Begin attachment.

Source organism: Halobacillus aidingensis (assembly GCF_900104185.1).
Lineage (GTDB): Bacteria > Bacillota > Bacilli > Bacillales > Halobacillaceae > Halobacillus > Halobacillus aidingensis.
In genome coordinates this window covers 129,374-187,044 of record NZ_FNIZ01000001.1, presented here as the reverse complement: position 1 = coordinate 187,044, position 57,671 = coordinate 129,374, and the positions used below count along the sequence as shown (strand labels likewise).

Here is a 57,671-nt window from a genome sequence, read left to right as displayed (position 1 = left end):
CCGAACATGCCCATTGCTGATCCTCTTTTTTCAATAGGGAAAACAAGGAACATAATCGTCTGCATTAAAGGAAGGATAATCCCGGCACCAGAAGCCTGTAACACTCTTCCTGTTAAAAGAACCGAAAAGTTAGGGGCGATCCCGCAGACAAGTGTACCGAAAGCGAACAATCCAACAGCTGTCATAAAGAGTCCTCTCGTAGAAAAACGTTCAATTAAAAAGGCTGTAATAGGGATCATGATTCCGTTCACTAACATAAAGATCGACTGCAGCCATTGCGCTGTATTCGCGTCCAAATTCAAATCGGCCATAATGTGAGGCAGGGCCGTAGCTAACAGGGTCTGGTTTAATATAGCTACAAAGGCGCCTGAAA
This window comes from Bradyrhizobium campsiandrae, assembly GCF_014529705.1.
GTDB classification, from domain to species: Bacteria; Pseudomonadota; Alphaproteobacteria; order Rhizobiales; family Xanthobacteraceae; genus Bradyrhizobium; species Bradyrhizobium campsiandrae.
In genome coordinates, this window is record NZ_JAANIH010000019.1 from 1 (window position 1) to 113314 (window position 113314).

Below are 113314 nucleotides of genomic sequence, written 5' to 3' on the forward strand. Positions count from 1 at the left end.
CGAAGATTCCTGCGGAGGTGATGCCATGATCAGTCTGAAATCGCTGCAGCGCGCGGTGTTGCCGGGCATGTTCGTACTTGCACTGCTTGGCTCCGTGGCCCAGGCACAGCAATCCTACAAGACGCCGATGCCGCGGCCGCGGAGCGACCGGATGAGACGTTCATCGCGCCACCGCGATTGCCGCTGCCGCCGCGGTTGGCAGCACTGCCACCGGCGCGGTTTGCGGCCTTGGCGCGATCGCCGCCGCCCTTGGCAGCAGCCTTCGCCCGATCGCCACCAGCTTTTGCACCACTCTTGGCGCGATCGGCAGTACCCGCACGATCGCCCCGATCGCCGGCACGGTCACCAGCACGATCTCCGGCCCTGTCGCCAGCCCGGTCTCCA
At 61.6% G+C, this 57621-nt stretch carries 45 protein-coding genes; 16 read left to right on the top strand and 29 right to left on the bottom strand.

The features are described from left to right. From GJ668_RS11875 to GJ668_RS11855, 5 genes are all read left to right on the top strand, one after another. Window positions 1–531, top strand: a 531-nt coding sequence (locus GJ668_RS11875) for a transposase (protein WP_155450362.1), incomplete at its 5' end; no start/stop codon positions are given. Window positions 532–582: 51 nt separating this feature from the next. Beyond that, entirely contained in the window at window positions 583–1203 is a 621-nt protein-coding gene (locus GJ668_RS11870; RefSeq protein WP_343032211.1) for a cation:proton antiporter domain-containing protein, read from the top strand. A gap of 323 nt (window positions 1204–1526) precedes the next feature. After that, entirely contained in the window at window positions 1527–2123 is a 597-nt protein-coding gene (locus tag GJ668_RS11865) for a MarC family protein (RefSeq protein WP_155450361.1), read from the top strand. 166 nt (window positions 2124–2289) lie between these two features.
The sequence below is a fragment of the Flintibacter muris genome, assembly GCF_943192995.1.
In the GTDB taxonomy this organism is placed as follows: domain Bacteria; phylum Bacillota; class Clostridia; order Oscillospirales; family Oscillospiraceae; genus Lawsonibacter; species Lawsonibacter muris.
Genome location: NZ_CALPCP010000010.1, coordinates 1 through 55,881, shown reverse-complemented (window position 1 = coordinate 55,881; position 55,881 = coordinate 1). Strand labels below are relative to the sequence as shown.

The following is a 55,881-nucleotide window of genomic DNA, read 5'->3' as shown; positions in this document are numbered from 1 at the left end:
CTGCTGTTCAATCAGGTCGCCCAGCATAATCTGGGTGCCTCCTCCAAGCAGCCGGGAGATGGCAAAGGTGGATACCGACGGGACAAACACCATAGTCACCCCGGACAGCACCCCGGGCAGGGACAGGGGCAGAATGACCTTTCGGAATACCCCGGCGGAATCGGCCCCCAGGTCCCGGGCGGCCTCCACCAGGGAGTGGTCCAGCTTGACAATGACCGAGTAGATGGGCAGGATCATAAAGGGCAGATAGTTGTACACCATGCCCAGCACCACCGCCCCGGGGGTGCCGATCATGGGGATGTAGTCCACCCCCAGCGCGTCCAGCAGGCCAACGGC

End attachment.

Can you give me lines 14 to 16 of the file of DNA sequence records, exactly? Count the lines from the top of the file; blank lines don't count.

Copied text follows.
In the GTDB taxonomy this organism is placed as follows: domain Bacteria; phylum Bacillota; class Clostridia; order Oscillospirales; family Oscillospiraceae; genus Lawsonibacter; species Lawsonibacter muris.
Genome location: NZ_CALPCP010000010.1, coordinates 1 through 55,881, shown reverse-complemented (window position 1 = coordinate 55,881; position 55,881 = coordinate 1). Strand labels below are relative to the sequence as shown.

The following is a 55,881-nucleotide window of genomic DNA, read 5'->3' as shown; positions in this document are numbered from 1 at the left end: